LEGEND OF HALLOWEEN

Fright Month Post #3: Let’s Get Scared!

In October, we’ll review books and series that ooze with delicious creepy crawlies, heebie geebies and chilly willies.

 sebella cover

THE MAGICAL WORLD OF SEBELLA: LEGEND OF HALLOWEEN

By Thea Berg

 

Published by: CreateSpace Independent Publishing Platform (June 14, 2014)

Available in: paperback, Kindle

At the time of this review there were two books in the Magical World of Sebella series.

 

Sweet and tart.

The Magical World of Sebella: Legend of Halloween lets kids devour a Halloween sugar high without the risk of cavities. A quick-paced, magical tale probably best for girls who are voracious readers, this story glories in the sweetest holiday of the year.

The story begins 24 hours before the Trick or Treat hour and is all about delicious anticipation. As one would hope, it’s filled with scary creatures like trolls and grandma-snatching werewolves, fantastic locations like a Twin Candies magical garden, and a suspenseful plot that keeps readers engaged to the end. The threat of Halloween not happening hangs over the action, and that is a powerful tool indeed.

There are some sharp bites to this candy-coated tale. The writing sometimes lacks subtlety and finesse, such as when fun names are followed by explanations like “…that really is his name.” But the biggest problem is that this book is entirely without illustrations, other than the excellent cover. One of the difficulties of self-publishing chapter books is coming up with both text and illustrations, so the absence is understood—but sorely missed.

The book ends with an entertaining reader questionnaire, so those who’ve eaten up the text will enjoy testing themselves on facts. For those who delight in Halloween, this could be a good appetizer for the big event.

What do you say teachers, parents and writers? Use the comment below and let’s chat….

Year One Re-Post #9: Heidi Heckelbeck Has a Secret

Originally published in October 2013. I find Heidi one of the freshest new characters in the chapter book world.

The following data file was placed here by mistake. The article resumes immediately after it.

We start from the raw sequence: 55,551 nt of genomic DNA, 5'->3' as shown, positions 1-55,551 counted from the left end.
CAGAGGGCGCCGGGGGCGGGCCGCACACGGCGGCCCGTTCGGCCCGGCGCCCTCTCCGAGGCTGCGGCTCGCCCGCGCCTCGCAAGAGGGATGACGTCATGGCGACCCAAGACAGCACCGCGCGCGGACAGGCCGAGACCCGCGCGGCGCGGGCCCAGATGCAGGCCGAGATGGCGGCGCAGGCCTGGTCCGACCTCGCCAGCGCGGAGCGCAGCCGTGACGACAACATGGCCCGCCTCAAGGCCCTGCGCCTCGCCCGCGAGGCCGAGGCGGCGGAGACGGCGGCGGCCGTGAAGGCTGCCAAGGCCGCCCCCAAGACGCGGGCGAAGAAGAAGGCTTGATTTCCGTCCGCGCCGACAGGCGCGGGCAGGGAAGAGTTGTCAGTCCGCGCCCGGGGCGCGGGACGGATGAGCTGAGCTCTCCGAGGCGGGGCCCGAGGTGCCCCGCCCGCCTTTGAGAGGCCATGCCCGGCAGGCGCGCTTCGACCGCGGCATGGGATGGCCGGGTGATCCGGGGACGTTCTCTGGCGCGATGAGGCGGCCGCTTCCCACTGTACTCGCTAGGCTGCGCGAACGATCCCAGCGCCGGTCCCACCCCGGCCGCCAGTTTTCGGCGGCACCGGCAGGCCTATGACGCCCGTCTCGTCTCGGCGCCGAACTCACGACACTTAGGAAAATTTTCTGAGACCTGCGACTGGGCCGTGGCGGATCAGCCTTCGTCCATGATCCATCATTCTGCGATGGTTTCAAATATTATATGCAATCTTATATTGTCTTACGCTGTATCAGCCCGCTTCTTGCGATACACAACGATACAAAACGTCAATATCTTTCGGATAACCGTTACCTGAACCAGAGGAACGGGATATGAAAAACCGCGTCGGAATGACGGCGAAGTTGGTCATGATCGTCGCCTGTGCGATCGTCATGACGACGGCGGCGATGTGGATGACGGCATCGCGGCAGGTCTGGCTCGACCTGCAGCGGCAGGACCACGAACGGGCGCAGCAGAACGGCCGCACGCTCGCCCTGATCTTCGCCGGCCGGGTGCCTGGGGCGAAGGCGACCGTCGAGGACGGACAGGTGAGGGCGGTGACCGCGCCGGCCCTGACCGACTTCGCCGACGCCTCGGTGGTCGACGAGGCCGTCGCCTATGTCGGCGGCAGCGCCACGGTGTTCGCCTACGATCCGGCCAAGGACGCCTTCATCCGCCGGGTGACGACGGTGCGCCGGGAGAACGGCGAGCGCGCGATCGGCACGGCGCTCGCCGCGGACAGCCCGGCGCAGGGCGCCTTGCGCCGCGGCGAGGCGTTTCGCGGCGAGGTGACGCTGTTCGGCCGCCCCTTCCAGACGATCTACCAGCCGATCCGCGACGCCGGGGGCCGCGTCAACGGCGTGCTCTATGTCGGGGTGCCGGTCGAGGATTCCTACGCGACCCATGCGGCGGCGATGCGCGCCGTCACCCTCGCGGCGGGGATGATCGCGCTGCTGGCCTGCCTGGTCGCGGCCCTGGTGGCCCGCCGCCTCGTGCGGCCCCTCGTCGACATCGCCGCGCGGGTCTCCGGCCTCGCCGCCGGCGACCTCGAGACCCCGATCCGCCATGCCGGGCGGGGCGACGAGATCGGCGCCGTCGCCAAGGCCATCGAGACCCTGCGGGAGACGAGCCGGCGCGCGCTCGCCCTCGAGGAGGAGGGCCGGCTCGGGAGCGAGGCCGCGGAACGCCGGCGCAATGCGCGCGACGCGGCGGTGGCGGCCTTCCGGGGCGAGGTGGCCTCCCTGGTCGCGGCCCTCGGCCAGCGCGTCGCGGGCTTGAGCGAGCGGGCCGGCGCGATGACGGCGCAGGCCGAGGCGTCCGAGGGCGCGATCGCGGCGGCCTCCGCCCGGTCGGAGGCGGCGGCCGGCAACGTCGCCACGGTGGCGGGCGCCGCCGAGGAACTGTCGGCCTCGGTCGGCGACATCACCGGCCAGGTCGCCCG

heidi cover

HEIDI HECKELBECK HAS A SECRET

By Wanda Coven, Illustrated by Priscilla Burris

Published by: Little Simon (January 3, 2012)

Available in: paperback, library binding, Kindle, NOOK

At the time of this review, there were 10 books in the Heidi Heckelbeck series.

Heidi Heckelbeck is magic. But don’t tell your little reader—the big reveal is in the last line of the first book in the series.

In fact, the whole of Heidi Heckelbeck Has a Secret leads up to a denouement in the second book, Heidi Heckelbeck Casts a Spell. See the utter genius of the marketing plan? Rather than make a chapter book that is too big, this series runs like separate parts of the same story. Yes, each piece is complete unto itself. But if a kid is hooked, she WILL NOT stop at one book.

It’s almost kind of cruel, isn’t it? Much how we all had to wait for each Harry Potter installment, Heidi Heckelbeck’s story is filled with unrequited expectation. Ah, but the anticipation is half the joy, and I give only kudos to the author for this inspired, pint-size version of the magical, multi-book saga.

The text, done with refreshingly contemporary language, is a very easy read. There is absolutely no mistaking Heidi’s world for those classic chapter books of another decade. Add in the zingy, silly illustrations that dot almost every page, and even very reluctant readers will find a way through each page… and then the next… and then the next book.